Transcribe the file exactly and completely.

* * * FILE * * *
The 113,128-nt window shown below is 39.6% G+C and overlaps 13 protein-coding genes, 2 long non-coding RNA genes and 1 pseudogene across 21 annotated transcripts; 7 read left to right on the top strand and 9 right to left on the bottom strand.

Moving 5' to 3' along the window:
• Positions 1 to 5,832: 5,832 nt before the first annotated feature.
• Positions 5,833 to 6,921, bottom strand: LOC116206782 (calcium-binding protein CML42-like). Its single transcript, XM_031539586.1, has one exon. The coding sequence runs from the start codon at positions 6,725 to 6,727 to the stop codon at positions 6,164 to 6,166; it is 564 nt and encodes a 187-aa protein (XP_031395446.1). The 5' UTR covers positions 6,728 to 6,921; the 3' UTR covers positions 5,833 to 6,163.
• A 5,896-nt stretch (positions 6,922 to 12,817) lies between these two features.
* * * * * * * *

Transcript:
The 113,128-nt window shown below is 39.6% G+C and overlaps 13 protein-coding genes, 2 long non-coding RNA genes and 1 pseudogene across 21 annotated transcripts; 7 read left to right on the top strand and 9 right to left on the bottom strand.

Moving 5' to 3' along the window:
• Positions 1 to 5,832: 5,832 nt before the first annotated feature.
• Positions 5,833 to 6,921, bottom strand: LOC116206782 (calcium-binding protein CML42-like). Its single transcript, XM_031539586.1, has one exon. The coding sequence runs from the start codon at positions 6,725 to 6,727 to the stop codon at positions 6,164 to 6,166; it is 564 nt and encodes a 187-aa protein (XP_031395446.1). The 5' UTR covers positions 6,728 to 6,921; the 3' UTR covers positions 5,833 to 6,163.
• A 5,896-nt stretch (positions 6,922 to 12,817) lies between these two features.